AUGUSTA — The city’s childcare program may be expanding to help working parents handle hybrid school schedules.

Under Augusta schools’ current reopening plan, there will only be in-person classes for students two days a week, and parents are looking for a safe place for their children to be during the rest of the week where they can also get help with their online learning.

“With the school’s hybrid reopening plan, there’s a gap there that families are looking to have filled,” said Bethany Sproul-LeBrun, child care director for the city of Augusta’s child care program based at Buker Community Center. “We need to reassure the children and families we are here for them and we will help fulfill that need.”

When the school year starts, the city’s child care program normally scales back to before- and after-school care offerings. But Sproul-LeBrun said parents have been calling daily wondering what they will do with their children on the three weekdays when they won’t be in a school building.

So she has proposed the city make its program full time during the school year, offering up to about 90 children a place to be on their remote learning days.

Sproul-LeBrun anticipates demand for the all-day child care program, which ranges in fees to parents from $100 to $140 a week, will surpass the 90 or so spots they’ll have for kids.


As staff has done with summer child care programming, she said staff will prioritize the admittance of children. Kids of essential workers, such as those in public safety and medical jobs, as well as “high-needs” children who may not be in a safe environment without the program, Sproul-LeBrun said, would get first priority.

“We know we won’t be able to be a solution for everyone,” she said. “We need to support the people in the community who are holding our community together — first responders, medical professionals and, now, teachers. We have to be a resource and a safety net.”

When they have to turn away a family, Sproul-LeBrun said staff works to help them try to find child care elsewhere.

To take on the additional work, the city would need to add five full-time staff members. The cost to add the positions, which would include salary and benefits, and make other changes to the program would cost about $550,000.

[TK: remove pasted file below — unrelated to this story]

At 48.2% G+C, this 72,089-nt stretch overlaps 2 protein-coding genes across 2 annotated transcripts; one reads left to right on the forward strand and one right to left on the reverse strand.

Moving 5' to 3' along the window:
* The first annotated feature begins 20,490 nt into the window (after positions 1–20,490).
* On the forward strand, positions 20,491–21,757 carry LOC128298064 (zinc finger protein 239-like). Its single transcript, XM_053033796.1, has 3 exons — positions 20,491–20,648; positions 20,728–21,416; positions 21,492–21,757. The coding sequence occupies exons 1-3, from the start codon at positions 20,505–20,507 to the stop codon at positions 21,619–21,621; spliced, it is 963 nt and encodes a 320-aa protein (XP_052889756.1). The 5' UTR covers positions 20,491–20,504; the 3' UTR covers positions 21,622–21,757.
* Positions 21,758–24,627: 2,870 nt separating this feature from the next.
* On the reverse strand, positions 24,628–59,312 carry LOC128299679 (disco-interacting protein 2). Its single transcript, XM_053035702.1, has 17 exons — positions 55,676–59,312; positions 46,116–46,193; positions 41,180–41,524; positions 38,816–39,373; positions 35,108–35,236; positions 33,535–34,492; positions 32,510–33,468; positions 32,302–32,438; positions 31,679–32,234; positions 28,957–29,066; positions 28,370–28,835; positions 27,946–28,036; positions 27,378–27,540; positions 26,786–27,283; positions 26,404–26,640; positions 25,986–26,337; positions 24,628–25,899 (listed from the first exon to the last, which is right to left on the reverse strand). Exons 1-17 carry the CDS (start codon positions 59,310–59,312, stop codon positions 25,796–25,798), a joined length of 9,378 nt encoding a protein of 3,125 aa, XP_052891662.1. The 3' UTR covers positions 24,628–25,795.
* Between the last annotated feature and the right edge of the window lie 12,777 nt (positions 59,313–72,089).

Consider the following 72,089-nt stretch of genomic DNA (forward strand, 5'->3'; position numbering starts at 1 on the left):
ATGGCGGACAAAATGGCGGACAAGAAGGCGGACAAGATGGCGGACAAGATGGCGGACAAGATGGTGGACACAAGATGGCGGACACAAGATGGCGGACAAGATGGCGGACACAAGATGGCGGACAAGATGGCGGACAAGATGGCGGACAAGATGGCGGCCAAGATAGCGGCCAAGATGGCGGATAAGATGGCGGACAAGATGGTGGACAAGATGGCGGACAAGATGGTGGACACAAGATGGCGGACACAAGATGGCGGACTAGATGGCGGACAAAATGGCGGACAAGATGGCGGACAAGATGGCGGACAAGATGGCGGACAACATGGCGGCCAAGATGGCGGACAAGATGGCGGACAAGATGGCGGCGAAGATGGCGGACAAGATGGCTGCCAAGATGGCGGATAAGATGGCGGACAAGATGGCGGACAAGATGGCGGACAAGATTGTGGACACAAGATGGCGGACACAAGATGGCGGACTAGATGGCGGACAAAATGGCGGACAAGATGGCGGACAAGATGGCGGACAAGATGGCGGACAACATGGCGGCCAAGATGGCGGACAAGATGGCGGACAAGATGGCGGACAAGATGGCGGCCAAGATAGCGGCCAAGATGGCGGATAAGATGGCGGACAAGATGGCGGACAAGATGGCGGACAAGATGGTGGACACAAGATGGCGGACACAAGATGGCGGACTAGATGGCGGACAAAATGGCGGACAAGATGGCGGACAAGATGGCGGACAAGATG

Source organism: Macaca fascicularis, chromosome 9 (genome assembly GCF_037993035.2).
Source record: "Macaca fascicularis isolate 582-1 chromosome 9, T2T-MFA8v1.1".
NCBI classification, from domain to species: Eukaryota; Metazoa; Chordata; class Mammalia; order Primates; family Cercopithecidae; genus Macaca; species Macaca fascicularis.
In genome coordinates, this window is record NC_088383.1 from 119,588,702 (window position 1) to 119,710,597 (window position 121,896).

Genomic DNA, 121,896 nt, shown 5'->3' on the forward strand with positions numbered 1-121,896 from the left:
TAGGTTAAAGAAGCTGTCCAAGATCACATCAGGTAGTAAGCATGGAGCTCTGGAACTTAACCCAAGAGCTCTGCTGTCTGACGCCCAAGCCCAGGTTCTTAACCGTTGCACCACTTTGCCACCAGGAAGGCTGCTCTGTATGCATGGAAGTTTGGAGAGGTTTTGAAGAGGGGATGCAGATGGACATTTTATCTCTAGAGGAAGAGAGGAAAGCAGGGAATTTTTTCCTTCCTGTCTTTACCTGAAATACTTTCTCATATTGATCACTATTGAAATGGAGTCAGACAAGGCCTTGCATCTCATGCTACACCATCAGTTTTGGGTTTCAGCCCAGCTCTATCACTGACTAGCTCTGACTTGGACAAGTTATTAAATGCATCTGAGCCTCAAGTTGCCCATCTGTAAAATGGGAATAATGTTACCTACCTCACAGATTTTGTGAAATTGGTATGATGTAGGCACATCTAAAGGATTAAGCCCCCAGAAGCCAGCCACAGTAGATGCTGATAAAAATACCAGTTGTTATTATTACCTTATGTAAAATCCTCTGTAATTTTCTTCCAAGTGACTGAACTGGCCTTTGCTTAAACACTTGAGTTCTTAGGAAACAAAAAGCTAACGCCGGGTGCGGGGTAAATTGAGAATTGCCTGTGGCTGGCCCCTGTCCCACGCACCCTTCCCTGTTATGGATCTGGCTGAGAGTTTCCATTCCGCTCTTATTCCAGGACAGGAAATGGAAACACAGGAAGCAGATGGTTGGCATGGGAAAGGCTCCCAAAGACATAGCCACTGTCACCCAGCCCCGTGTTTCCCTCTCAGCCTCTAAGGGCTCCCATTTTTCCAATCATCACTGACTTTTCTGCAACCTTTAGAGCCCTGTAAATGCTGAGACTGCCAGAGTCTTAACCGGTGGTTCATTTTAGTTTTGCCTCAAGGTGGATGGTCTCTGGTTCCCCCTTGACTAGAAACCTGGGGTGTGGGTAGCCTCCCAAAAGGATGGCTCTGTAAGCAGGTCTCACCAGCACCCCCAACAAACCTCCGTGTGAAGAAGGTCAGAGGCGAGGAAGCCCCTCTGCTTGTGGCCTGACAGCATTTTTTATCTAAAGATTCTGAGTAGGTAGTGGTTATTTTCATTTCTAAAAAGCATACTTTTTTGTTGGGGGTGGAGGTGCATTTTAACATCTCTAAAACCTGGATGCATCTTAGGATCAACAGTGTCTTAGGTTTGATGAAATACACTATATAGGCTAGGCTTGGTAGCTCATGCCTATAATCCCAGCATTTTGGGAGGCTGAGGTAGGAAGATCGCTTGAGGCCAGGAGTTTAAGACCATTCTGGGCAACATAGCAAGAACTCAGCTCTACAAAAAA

Community Services Director Leif Dahlin said those costs could be covered by COVID-19 relief funds. If not, he said, it could be managed by taking money from the child care program’s fund balance. Fund balance accounts are generally made up of funds unspent in previous years and reserved for emergency uses.

Sproul-LeBrun said the summer child care program has already gotten some COVID-19 relief funds from the federal CARES Act and there is a strong likelihood more will become available that could help pay the costs of expanding child care.


City councilors expressed support for the proposal, noting it could help families struggling to handle the pandemic, and the need to provide for the care and virtual education of children.

“There are so many unknowns we’re faced with, child care, school, it gets overwhelming at times, how many things we have to consider,” At-Large Councilor Darek Grant said. “It really is a community effort; we need to take this on.

“No matter the challenges, it seems like we’re rising up to meet them,” he added. “You and your staff are community heroes.”

The program will also include education, with staff members conducting learning labs during the day to help students complete their virtual learning tasks. The Buker Community Center has already upgraded its Wi-Fi system and other enhancements are forthcoming to ensure children will be able to use their school-supplied laptops to do online school work.

As a mother of two, Sproul-LeBrun said she understands how hard it can be for a working parent to, after working all day, come home and oversee their child’s online learning.

She said the city’s program may also include child care options for teachers’ children, who will need care options for they days when they teaching in school, but their kids are learning remotely.


And, the program could potentially transition to offer more online learning if COVID-19 becomes more prevalent and schools go back to remote learning as they did last March.

Councilors, all of whom agreed to sponsor the proposal, could vote to approve it as soon as their meeting next week.

“Thank you for your sincere concern,” Ward 4 Councilor Eric Lind said to Sproul-LeBrun. “It’s good that someone can go to work and not worry and focus on their job and succeed there and be able to drop the kid off in a safe place.”

Enrollment for it could start as soon as next week, too. If the program moves forward, parents will be able to complete an online application at The program would take children from Kindergarten through grade six.

The city’s child care program closed in March when concerns about the spread of the coronavirus hit Maine, but reopened in June after the state released guidelines under which day cares could reopen.

Modifications made to allow the program to reopen during the pandemic included reducing the number of children in each of the program’s five classrooms to allow for social distancing, ensuring groups of children don’t interact with each other, and, starting about two weeks ago, requiring children in the program to wear masks while in public indoor areas.

Sproul-LeBrun said children in the program “have been phenomenal” about wearing masks largely without complaint, though some have needed reminders.

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